A distrust of science has taken hold, also, and American media outlets have done a lousy job providing rational, secular, fact-based discussions that could better inform the public. There has been a dumbing down of science. Our students rank very low when it comes to scientific knowledge and reading comprehension. Without learning critical thinking skills, adults find themselves sucked into the lowest common denominator of knowledge: What they absorb from their politically biased television screen.
It's been pretty embarrassing being an American since Faux News started warping people's minds.

I would love to get back to my pride in the good old days, when American Patriots like Oliver North were shining examples of America's benevolence, and Dan Quayle's ascension to the vice presidency demonstrated that cognitive impairment was no longer a barrier to high office. Just thinking about it brings tears to my eyes.
Yeah, I've been meaning to read Jacoby's book. It's on a long list of stuff I should read. I did read Al Gore's The Assault on Reason, which is pretty good. He sorta blames TV for our ever-shortening attention span, and it's hard to argue with that, but he also slams the good old American anti-intellectual streak. Local school boards are a serious problem. They are so subject to political whim and capture by zealots. Religion is strongly to blame, but there's something uniquely American about our glorification of selfishness and stupidity. What other culture thinks education is a suspicious activity? Fundamentalist Islamic cultures. Who else?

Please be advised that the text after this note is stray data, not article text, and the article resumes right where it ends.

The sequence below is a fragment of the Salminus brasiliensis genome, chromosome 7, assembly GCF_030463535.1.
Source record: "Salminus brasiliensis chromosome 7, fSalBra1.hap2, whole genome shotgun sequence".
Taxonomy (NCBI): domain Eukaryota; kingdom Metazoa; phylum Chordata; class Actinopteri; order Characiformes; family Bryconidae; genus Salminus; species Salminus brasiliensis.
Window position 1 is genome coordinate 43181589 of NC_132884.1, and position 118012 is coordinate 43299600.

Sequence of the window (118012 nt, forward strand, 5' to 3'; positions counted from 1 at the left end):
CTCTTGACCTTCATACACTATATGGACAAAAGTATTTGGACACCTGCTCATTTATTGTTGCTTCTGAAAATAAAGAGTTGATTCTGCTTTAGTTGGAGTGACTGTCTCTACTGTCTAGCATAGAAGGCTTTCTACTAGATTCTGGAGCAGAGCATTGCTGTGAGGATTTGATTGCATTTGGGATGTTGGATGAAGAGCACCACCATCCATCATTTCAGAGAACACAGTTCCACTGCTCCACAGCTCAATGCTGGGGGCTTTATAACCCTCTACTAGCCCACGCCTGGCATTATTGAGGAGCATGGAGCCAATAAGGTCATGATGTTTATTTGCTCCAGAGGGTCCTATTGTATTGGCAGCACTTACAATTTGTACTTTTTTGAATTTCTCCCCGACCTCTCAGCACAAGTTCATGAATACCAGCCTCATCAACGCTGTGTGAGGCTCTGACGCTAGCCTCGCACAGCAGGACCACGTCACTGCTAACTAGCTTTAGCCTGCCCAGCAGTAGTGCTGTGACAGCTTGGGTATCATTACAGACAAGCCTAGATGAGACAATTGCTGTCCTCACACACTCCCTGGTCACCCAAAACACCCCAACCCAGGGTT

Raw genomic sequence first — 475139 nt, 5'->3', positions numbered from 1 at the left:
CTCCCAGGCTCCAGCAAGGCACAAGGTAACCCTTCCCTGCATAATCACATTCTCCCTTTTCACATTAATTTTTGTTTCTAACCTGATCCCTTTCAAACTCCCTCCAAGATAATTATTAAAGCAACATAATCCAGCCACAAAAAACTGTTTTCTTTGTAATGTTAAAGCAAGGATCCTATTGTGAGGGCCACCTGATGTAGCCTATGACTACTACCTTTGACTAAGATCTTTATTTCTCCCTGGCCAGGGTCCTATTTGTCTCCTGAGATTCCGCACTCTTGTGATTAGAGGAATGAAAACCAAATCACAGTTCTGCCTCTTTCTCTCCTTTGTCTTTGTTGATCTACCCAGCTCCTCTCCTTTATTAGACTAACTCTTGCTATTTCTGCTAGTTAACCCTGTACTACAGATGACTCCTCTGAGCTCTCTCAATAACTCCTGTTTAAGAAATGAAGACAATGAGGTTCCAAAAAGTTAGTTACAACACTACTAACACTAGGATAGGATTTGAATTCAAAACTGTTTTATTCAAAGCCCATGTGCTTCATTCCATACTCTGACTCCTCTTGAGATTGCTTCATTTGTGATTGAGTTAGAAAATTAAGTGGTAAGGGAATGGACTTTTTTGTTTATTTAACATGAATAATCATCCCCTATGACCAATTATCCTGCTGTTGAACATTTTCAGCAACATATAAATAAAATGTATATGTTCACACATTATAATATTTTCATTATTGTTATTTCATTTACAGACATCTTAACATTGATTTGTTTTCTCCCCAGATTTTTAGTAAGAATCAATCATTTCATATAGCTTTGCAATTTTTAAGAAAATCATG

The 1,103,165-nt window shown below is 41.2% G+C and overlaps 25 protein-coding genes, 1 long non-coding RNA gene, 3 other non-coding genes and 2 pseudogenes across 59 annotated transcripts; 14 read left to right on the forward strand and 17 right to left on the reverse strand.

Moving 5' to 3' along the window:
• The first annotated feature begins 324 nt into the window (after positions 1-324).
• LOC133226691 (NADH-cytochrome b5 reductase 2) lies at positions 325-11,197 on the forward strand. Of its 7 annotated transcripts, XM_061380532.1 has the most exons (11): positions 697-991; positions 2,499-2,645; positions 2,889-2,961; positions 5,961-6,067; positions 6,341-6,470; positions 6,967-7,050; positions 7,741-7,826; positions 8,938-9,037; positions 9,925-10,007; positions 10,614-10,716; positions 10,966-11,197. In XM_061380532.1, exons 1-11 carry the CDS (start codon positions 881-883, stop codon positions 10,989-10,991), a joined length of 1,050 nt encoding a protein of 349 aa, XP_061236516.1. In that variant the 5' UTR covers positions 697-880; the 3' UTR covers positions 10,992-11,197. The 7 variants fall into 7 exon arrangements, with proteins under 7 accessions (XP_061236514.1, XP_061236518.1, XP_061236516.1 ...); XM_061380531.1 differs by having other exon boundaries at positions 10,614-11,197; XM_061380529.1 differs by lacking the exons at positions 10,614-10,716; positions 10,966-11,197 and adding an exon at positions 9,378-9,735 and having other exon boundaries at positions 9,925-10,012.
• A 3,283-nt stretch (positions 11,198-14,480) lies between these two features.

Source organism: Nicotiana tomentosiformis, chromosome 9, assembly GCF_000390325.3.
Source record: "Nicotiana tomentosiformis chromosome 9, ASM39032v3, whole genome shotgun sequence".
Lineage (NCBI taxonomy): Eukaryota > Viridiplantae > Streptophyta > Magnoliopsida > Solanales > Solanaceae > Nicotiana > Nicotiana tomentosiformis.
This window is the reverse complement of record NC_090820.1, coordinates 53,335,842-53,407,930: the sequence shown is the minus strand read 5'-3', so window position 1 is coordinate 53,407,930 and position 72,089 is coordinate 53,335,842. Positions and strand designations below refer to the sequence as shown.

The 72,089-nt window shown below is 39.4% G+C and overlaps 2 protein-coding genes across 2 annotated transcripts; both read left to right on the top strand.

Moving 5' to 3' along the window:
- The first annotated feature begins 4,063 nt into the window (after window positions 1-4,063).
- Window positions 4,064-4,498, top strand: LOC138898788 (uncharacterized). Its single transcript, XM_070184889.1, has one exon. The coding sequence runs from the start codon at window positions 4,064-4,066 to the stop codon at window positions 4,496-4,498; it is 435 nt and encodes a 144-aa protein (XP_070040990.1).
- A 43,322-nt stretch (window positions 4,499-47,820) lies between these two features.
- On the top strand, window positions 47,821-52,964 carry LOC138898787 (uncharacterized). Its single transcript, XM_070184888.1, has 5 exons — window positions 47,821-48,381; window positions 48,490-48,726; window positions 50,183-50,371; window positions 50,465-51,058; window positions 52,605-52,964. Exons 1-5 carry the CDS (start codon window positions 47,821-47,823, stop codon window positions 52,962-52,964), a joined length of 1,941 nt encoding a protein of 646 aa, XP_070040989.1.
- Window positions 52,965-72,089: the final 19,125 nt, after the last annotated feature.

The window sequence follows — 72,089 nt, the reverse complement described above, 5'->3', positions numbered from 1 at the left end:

The latest Free Inquiry has a reprint of a John Dewey essay from 1937 (not available online). Fascinating summation of the unique dangers of American conceptions of liberty. The kind of libertarian "all I need is my gun and my 40 acres and I can hold out against the evil government" crap that worked reasonably well when everybody could actually have 40 acres, but that by 1937 had long since begun to work against our freedoms writ large.

This distorted, stunted concept of liberty basically encourages anti-government conspiracy nutjobbery to the exclusion of pretty much anything else. Sort of the way this thread started, with the conclusion that universal health care is somehow inimical to our freedoms, rather than a necessary underpinning of them. As de Tocqueville said, democracies get the government they deserve.